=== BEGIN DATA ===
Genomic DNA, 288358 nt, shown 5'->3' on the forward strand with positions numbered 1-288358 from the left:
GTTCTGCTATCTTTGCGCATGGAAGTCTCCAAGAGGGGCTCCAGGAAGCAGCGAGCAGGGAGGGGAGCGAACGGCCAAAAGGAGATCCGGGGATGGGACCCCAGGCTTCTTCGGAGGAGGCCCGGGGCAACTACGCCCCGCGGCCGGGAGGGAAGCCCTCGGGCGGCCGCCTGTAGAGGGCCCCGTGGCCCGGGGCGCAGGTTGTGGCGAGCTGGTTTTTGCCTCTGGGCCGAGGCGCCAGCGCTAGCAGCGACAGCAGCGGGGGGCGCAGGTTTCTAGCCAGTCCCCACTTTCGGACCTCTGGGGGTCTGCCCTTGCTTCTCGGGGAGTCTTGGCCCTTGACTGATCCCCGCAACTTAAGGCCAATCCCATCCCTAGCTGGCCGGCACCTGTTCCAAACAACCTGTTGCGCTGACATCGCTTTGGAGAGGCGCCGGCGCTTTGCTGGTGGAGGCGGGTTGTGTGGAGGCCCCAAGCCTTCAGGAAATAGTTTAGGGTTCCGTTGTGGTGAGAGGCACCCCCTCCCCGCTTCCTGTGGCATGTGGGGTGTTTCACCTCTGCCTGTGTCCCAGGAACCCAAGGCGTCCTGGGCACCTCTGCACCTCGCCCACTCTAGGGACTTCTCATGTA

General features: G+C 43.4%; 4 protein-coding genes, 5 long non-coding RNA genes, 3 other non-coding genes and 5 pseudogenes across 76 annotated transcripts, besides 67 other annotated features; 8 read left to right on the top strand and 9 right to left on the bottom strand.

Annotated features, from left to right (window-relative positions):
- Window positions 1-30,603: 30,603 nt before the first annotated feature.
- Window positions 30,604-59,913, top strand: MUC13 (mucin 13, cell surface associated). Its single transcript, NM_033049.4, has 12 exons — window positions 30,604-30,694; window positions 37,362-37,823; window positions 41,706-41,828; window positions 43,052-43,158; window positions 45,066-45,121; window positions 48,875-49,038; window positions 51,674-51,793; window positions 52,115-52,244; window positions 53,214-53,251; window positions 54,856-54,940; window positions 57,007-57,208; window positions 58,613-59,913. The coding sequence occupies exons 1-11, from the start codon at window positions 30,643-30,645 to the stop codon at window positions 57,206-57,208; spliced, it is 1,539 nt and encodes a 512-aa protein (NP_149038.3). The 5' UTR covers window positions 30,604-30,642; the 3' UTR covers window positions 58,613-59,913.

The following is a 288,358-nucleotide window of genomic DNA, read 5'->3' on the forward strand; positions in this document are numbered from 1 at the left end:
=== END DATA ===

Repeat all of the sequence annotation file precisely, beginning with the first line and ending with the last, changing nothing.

Genomic DNA, 288358 nt, shown 5'->3' on the forward strand with positions numbered 1-288358 from the left:
GTTCTGCTATCTTTGCGCATGGAAGTCTCCAAGAGGGGCTCCAGGAAGCAGCGAGCAGGGAGGGGAGCGAACGGCCAAAAGGAGATCCGGGGATGGGACCCCAGGCTTCTTCGGAGGAGGCCCGGGGCAACTACGCCCCGCGGCCGGGAGGGAAGCCCTCGGGCGGCCGCCTGTAGAGGGCCCCGTGGCCCGGGGCGCAGGTTGTGGCGAGCTGGTTTTTGCCTCTGGGCCGAGGCGCCAGCGCTAGCAGCGACAGCAGCGGGGGGCGCAGGTTTCTAGCCAGTCCCCACTTTCGGACCTCTGGGGGTCTGCCCTTGCTTCTCGGGGAGTCTTGGCCCTTGACTGATCCCCGCAACTTAAGGCCAATCCCATCCCTAGCTGGCCGGCACCTGTTCCAAACAACCTGTTGCGCTGACATCGCTTTGGAGAGGCGCCGGCGCTTTGCTGGTGGAGGCGGGTTGTGTGGAGGCCCCAAGCCTTCAGGAAATAGTTTAGGGTTCCGTTGTGGTGAGAGGCACCCCCTCCCCGCTTCCTGTGGCATGTGGGGTGTTTCACCTCTGCCTGTGTCCCAGGAACCCAAGGCGTCCTGGGCACCTCTGCACCTCGCCCACTCTAGGGACTTCTCATGTA

General features: G+C 43.4%; 4 protein-coding genes, 5 long non-coding RNA genes, 3 other non-coding genes and 5 pseudogenes across 76 annotated transcripts, besides 67 other annotated features; 8 read left to right on the top strand and 9 right to left on the bottom strand.

Annotated features, from left to right (window-relative positions):
- Window positions 1-30,603: 30,603 nt before the first annotated feature.
- Window positions 30,604-59,913, top strand: MUC13 (mucin 13, cell surface associated). Its single transcript, NM_033049.4, has 12 exons — window positions 30,604-30,694; window positions 37,362-37,823; window positions 41,706-41,828; window positions 43,052-43,158; window positions 45,066-45,121; window positions 48,875-49,038; window positions 51,674-51,793; window positions 52,115-52,244; window positions 53,214-53,251; window positions 54,856-54,940; window positions 57,007-57,208; window positions 58,613-59,913. The coding sequence occupies exons 1-11, from the start codon at window positions 30,643-30,645 to the stop codon at window positions 57,206-57,208; spliced, it is 1,539 nt and encodes a 512-aa protein (NP_149038.3). The 5' UTR covers window positions 30,604-30,642; the 3' UTR covers window positions 58,613-59,913.

The following is a 288,358-nucleotide window of genomic DNA, read 5'->3' on the forward strand; positions in this document are numbered from 1 at the left end: